John Hayes MP is the Minister of State for Further Education, Skills and Lifelong Learning. Click here to read his recent speech on this topic to the Royal Society of Arts.
Practical learning has long been regarded by the educational establishment as a distant second to academic study. The degree brand retains an aura of intellectual and social exclusivity but the same can be said of few practical qualifications.
In part, this is due to the alarming frequency with which many such qualifications have come and gone. In recent times, we have seen the creation of new qualifications that initially seem useful but too often prove to be anything but when a youngster swaps school for the workplace.
But I refuse to believe that Britain is doomed to dwindle into a race of pseudo-celebrities and merchant bankers. On the contrary, I believe that it is British manufacturing, and the practical skills that underpin it, that must lead us into renewed economic growth. We must intensify our efforts to re-establish apprenticeships as the primary form of practical training.
This Government will create more apprenticeships than modern Britain has ever seen – a rise of 75,000 during this Parliament – and not just in the traditional craft sectors but in the new crafts too, such as advanced engineering; IT; the creative industries; and financial services.
I think it impoverishes our culture that apprenticeships, which have been around as a form of training for at least twice as long as universities, do not confer a specific title on those undertaking them. It was in an effort to redress this disparity that my colleague David Willetts recently announced that apprentices in the construction industry would in future be given the title of “technician”.
I plan to go further; people speak of the intellectual beauty of a mathematical theorem but there is beauty, too, in the economy and certainty of movement of a master craftsman. I believe that both kinds of beauty must be recognised. And that implies not that the stock of academe must fall but that the stock of craft must rise.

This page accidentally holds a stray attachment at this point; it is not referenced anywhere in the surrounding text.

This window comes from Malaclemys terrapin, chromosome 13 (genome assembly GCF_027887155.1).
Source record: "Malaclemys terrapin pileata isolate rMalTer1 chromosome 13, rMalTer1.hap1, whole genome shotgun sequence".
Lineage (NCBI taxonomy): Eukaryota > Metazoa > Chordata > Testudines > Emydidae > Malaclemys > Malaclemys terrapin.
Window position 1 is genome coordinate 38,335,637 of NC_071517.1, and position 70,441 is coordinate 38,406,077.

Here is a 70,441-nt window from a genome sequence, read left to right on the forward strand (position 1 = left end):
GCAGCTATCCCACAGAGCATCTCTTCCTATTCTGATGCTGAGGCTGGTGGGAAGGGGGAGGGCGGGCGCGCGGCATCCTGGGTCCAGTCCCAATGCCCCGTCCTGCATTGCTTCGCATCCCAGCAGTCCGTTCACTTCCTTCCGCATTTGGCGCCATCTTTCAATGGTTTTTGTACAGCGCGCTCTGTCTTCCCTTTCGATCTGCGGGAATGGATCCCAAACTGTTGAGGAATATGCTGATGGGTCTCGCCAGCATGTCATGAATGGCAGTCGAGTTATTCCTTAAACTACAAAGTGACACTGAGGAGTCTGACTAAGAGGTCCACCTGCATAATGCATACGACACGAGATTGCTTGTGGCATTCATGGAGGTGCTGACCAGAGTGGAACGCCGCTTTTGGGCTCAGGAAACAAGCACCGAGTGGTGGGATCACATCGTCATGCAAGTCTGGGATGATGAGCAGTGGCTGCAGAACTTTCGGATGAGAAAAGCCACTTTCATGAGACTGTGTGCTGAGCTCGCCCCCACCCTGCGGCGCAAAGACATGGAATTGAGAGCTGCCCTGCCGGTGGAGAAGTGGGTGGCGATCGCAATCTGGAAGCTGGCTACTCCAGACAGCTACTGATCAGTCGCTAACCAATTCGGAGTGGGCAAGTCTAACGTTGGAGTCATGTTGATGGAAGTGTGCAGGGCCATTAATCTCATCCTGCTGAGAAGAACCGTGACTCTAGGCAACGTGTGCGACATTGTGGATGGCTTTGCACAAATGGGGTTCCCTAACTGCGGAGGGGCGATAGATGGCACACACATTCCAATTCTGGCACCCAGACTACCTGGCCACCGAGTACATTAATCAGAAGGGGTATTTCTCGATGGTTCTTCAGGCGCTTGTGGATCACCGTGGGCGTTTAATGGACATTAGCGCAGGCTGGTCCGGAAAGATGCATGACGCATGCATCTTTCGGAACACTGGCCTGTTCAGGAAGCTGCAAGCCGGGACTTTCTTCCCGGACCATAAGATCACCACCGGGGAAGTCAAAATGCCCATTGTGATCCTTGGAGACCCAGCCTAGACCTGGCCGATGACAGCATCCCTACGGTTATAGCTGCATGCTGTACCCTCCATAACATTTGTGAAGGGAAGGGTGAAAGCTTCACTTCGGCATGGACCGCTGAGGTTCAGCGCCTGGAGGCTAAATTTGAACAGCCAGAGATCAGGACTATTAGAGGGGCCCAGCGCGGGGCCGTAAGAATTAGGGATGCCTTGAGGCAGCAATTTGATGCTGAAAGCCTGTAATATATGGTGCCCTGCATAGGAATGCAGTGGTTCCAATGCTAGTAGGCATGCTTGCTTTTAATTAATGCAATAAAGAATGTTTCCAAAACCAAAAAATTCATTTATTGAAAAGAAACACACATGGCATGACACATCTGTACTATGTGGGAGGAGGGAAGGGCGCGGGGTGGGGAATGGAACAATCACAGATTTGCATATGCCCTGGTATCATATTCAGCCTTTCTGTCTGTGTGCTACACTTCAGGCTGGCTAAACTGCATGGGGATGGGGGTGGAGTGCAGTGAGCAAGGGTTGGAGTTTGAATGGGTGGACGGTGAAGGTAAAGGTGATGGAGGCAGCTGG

Proper recognition of craftsmen across sectors will not only offer the emblems of achievement to individuals but also provide business with important commercial advantages. Firms that invest in training deserve recognition and will be able to use the achievements gained by their staff as marketing tools.
At times like these, with many graduate recruiters cutting back, a practical skill may often be more marketable. As Lord Leitch and others have argued, the higher the skills levels available in an economy, the more they add to the value of products and services, the more profitable the economy as a whole is likely to become, the more jobs it will support and the more business we will win from other countries.
Raising skills levels brings social as well as economic benefits, like better public health, lower crime-rates and more intensive engagement by individuals in the sorts of voluntary and community activities that fuel the common good and power the national interest.
The Arts and Crafts movement recognised the undeniable link between satisfaction in work and quality of life. Its proponents considered the dehumanising effects of mass production in their own time and sought to recreate what they saw as a happier period for working people. A period when their skills were recognised, valued and freed to produce great art. I look back to the Englishmen who first raised the standard of craft skill as a force in the modern world – to Morris and Ruskin, Rossetti and Burne-Jones – and I think it’s high time to create a new aesthetics of craft, indeed, a new Arts and Crafts movement, for Britain in the 21st century.
That won’t be done overnight. But we are making a start. I am considering lending the Government's support to a new award for excellence in the crafts. Details are at an early stage, but I think it is right that excellence should be rewarded. I want to show that our society will benefit greatly when those who make policy understand what popular culture has always known – that manual ability, skill and craft give our lives additional meaning and value.
As a society, we do still acknowledge and appreciate skill: just look at the widespread fascination with the skills of celebrity chefs and professional dancers or the popularity of television and radio shows about architecture, engineering or fashion design. But we must recognise new and emerging skills, as well as those that have been overlooked or undervalued. And this instinctive value we feel for craft must be reflected by our education system.
Craft should be honoured and those who master it respected. So while we work to encourage the learning of practical skills, we must also work to build demand for and recognition of them. Diversifying our national skill set will enrich society and strengthen the economy. I believe that ours will be – must be – the age of the craftsman.